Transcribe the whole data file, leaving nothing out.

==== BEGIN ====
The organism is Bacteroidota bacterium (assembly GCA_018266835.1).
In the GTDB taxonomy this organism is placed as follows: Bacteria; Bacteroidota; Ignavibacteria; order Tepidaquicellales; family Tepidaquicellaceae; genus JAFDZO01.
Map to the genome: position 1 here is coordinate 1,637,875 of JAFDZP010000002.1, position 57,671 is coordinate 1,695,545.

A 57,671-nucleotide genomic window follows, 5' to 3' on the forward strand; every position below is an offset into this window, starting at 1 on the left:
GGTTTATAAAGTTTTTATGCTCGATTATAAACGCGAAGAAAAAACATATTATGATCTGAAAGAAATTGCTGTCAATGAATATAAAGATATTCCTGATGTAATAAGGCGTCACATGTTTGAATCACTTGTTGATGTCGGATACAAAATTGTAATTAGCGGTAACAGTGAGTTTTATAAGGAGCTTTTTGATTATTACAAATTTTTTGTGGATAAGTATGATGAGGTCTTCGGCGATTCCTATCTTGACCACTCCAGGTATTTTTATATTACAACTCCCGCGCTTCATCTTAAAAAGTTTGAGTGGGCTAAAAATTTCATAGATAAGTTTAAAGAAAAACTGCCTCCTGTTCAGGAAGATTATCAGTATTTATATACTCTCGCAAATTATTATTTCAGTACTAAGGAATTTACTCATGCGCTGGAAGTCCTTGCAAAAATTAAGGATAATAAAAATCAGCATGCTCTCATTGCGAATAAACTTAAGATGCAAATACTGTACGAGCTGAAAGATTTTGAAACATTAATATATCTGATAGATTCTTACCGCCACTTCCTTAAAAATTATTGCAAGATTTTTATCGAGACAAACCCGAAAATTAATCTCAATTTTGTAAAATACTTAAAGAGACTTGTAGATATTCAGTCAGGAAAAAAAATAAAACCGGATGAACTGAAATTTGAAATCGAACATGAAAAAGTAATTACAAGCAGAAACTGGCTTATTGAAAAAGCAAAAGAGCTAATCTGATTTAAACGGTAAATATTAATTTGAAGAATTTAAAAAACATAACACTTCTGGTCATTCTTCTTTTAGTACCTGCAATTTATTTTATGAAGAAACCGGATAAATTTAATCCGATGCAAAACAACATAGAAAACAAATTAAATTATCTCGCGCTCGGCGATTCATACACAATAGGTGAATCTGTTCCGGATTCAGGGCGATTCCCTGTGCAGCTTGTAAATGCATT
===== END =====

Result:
The organism is Bacteroidota bacterium (assembly GCA_018266835.1).
In the GTDB taxonomy this organism is placed as follows: Bacteria; Bacteroidota; Ignavibacteria; order Tepidaquicellales; family Tepidaquicellaceae; genus JAFDZO01.
Map to the genome: position 1 here is coordinate 1,637,875 of JAFDZP010000002.1, position 57,671 is coordinate 1,695,545.

A 57,671-nucleotide genomic window follows, 5' to 3' on the forward strand; every position below is an offset into this window, starting at 1 on the left:
GGTTTATAAAGTTTTTATGCTCGATTATAAACGCGAAGAAAAAACATATTATGATCTGAAAGAAATTGCTGTCAATGAATATAAAGATATTCCTGATGTAATAAGGCGTCACATGTTTGAATCACTTGTTGATGTCGGATACAAAATTGTAATTAGCGGTAACAGTGAGTTTTATAAGGAGCTTTTTGATTATTACAAATTTTTTGTGGATAAGTATGATGAGGTCTTCGGCGATTCCTATCTTGACCACTCCAGGTATTTTTATATTACAACTCCCGCGCTTCATCTTAAAAAGTTTGAGTGGGCTAAAAATTTCATAGATAAGTTTAAAGAAAAACTGCCTCCTGTTCAGGAAGATTATCAGTATTTATATACTCTCGCAAATTATTATTTCAGTACTAAGGAATTTACTCATGCGCTGGAAGTCCTTGCAAAAATTAAGGATAATAAAAATCAGCATGCTCTCATTGCGAATAAACTTAAGATGCAAATACTGTACGAGCTGAAAGATTTTGAAACATTAATATATCTGATAGATTCTTACCGCCACTTCCTTAAAAATTATTGCAAGATTTTTATCGAGACAAACCCGAAAATTAATCTCAATTTTGTAAAATACTTAAAGAGACTTGTAGATATTCAGTCAGGAAAAAAAATAAAACCGGATGAACTGAAATTTGAAATCGAACATGAAAAAGTAATTACAAGCAGAAACTGGCTTATTGAAAAAGCAAAAGAGCTAATCTGATTTAAACGGTAAATATTAATTTGAAGAATTTAAAAAACATAACACTTCTGGTCATTCTTCTTTTAGTACCTGCAATTTATTTTATGAAGAAACCGGATAAATTTAATCCGATGCAAAACAACATAGAAAACAAATTAAATTATCTCGCGCTCGGCGATTCATACACAATAGGTGAATCTGTTCCGGATTCAGGGCGATTCCCTGTGCAGCTTGTAAATGCATT